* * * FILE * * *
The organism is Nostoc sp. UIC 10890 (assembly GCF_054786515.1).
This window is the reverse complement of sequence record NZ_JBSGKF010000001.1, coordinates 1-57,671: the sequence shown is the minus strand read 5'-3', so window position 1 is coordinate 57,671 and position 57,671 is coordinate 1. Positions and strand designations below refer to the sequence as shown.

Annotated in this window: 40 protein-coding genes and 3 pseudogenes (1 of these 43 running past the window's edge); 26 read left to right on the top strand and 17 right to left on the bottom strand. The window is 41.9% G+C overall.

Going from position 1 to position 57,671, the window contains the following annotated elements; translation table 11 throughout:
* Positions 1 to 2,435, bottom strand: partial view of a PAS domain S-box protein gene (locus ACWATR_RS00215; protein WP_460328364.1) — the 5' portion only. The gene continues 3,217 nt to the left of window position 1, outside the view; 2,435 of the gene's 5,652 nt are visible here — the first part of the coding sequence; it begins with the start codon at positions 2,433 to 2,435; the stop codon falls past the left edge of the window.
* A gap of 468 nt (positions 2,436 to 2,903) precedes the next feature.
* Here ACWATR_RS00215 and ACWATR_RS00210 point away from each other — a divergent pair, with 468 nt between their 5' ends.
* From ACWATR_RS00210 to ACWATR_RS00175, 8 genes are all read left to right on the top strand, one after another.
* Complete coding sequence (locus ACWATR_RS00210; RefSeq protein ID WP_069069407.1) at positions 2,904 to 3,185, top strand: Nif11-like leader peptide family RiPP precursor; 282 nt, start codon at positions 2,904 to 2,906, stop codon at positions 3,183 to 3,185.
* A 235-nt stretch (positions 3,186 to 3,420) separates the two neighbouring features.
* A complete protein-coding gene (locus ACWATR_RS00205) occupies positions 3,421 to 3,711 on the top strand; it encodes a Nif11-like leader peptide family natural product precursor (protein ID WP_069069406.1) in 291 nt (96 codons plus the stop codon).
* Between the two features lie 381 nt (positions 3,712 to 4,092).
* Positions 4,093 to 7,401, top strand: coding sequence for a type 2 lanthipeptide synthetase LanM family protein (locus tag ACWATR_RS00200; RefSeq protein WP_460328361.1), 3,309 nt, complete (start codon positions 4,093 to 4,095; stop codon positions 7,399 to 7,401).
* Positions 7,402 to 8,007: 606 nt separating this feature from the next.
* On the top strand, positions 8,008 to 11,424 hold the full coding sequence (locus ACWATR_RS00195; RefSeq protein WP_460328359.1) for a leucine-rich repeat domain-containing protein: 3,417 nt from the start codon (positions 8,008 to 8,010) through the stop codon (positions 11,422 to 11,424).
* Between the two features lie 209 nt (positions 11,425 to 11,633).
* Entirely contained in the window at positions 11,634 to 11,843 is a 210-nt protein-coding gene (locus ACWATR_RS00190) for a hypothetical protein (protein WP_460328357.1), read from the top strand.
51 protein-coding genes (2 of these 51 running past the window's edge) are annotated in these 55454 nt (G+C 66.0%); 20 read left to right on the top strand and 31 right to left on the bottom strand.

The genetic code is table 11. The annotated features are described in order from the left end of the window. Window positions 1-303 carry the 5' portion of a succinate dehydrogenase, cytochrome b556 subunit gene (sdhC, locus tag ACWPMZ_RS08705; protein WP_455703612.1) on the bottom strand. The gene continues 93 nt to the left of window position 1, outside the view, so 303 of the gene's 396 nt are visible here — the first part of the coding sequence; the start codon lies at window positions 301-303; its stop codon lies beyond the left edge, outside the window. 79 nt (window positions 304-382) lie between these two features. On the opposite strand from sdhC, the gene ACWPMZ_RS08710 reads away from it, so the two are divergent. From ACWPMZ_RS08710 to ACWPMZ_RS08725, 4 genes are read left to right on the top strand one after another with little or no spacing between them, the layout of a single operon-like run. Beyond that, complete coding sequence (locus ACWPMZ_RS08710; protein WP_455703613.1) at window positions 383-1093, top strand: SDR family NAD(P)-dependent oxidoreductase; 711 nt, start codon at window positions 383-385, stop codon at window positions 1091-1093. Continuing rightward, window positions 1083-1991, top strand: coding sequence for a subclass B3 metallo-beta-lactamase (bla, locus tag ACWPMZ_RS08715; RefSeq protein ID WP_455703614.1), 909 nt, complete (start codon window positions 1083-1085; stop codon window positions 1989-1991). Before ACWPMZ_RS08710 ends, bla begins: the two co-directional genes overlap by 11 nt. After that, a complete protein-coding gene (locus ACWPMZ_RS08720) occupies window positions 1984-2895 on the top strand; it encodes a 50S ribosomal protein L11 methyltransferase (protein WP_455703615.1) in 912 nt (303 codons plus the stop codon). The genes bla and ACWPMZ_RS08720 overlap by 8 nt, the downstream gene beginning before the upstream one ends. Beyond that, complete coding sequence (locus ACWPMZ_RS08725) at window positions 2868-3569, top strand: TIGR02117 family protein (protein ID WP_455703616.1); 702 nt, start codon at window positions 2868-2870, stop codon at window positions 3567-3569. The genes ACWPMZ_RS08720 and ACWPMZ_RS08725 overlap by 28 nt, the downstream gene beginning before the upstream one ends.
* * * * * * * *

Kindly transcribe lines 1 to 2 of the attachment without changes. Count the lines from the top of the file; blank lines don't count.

The organism is Nostoc sp. UIC 10890 (assembly GCF_054786515.1).
This window is the reverse complement of sequence record NZ_JBSGKF010000001.1, coordinates 1-57,671: the sequence shown is the minus strand read 5'-3', so window position 1 is coordinate 57,671 and position 57,671 is coordinate 1. Positions and strand designations below refer to the sequence as shown.